Parsons, JA and Moorlock, G (2020) A global pandemic is not a good time to introduce ‘opt-out’ for organ donation. Medical Law International, 20 (2). 155 - 166. ISSN 0968-5332

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Abstract

<jats:p> Following several international examples, England introduced a system of deemed consent for organ donation in May 2020. This had been planned for over a year. However, the unprecedented circumstances of the COVID-19 pandemic raise issues that make the timing of this change unfortunate. The planned public awareness campaign has thus far been overshadowed by media coverage of the pandemic, and will likely continue to be, creating a situation in which a significant portion of the population may be unaware of having become potential organ donors. Further, the immediate impact of the new policy is likely to be significantly weakened by the suspension of the majority of organ donation and transplant activity. In this article, we first outline the details of the new model introduced in England, before considering the impact of the pandemic on transplantation services. We put forward three ethical reasons why, given the unprecedented circumstances, the change should have been postponed. We argue that (1) COVID-19 dominating headlines will prevent widespread awareness of the change, thereby undermining the autonomy of those who do not wish to be donors; (2) a lack of transplant activity during the pandemic will make the impact of the change difficult to measure; and (3) trust in the new system may be damaged given controversial decisions regarding Do Not Attempt Cardiopulmonary Resuscitation orders and the allocation of scarce intensive care resources. These reasons combined make for a shaky start at best and present a risk of the new system failing to achieve its desired and essential effect of increasing the number of voluntary organ donors. </jats:p>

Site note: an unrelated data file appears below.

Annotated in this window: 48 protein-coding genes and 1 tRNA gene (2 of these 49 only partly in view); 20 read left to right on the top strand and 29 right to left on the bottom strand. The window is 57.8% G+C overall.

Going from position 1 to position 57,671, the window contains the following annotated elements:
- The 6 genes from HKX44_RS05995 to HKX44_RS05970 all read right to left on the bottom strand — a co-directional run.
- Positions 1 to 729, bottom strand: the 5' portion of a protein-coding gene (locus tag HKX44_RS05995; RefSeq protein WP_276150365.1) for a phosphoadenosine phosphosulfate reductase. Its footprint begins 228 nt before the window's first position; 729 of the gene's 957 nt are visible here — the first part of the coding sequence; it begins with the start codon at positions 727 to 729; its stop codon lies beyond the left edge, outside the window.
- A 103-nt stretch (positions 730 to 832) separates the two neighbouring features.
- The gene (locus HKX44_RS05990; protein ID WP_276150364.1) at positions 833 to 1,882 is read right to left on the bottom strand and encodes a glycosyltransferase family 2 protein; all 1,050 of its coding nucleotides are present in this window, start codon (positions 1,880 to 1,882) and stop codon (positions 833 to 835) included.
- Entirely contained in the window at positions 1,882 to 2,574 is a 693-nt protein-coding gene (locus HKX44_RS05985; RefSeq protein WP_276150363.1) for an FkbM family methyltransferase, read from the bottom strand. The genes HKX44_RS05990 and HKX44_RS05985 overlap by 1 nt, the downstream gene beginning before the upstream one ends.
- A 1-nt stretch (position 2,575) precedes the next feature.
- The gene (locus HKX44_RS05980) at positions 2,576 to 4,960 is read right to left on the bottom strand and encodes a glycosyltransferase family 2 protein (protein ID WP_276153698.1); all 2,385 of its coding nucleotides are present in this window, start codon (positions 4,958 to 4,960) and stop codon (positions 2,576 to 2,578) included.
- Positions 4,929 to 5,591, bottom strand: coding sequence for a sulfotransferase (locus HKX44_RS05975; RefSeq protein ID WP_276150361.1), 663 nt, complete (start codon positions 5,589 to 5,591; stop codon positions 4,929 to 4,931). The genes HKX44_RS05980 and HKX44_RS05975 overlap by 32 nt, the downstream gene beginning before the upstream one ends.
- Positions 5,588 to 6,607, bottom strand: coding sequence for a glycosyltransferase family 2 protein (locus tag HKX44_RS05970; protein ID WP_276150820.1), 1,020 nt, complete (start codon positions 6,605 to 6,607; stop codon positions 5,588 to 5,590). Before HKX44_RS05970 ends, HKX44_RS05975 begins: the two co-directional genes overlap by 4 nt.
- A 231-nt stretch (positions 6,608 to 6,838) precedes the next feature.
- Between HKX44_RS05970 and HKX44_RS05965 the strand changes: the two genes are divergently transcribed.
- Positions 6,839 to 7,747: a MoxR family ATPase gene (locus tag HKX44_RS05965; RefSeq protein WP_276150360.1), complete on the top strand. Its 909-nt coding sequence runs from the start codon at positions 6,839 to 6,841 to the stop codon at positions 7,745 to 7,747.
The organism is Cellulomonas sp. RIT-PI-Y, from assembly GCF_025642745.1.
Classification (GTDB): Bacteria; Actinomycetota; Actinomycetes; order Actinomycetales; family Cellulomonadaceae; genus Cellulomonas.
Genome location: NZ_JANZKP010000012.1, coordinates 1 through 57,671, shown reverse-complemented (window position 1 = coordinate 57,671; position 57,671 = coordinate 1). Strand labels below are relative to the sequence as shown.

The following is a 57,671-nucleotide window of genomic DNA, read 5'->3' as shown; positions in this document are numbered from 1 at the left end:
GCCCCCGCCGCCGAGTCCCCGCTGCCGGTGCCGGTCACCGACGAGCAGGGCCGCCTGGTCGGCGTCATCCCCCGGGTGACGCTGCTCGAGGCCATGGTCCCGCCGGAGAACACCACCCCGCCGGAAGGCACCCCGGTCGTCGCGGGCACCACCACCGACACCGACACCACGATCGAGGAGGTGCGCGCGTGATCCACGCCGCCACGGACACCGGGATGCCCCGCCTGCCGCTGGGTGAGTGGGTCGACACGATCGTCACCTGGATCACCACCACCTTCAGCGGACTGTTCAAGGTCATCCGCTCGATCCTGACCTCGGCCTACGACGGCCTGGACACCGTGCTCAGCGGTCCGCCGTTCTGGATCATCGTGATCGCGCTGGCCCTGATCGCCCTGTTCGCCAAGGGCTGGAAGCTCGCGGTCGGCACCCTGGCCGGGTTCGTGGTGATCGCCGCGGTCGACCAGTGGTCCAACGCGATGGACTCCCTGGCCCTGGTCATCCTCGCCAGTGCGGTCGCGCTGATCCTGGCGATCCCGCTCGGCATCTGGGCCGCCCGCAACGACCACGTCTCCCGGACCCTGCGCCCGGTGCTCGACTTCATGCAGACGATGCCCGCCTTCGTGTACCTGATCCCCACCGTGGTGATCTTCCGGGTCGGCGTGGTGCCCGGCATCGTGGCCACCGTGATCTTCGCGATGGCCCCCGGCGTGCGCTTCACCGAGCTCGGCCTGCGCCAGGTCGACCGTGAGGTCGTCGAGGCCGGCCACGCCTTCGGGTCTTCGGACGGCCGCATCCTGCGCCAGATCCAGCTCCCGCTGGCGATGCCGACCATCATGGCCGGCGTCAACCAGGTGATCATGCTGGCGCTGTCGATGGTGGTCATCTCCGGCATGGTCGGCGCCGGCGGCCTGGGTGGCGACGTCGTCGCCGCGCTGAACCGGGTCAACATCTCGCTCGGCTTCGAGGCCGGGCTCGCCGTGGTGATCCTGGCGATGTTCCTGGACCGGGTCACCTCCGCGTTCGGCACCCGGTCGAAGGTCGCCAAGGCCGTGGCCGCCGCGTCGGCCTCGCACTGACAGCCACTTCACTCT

Item Type: Article
Additional Information: The final version of this article and all relevant information related to it, including copyrights, can be found on the publisher website.
Subjects: R Medicine > R Medicine (General)
R Medicine > R Medicine (General) > R735 Medical education. Medical schools. Research
R Medicine > RA Public aspects of medicine
R Medicine > RA Public aspects of medicine > RA0421 Public health. Hygiene. Preventive Medicine
Divisions: Faculty of Humanities and Social Sciences > School of Law
Faculty of Medicine and Health Sciences > School of Medicine
Depositing User: Symplectic
Date Deposited: 21 Sep 2022 15:20
Last Modified: 21 Sep 2022 15:20
URI: https://eprints.keele.ac.uk/id/eprint/11417

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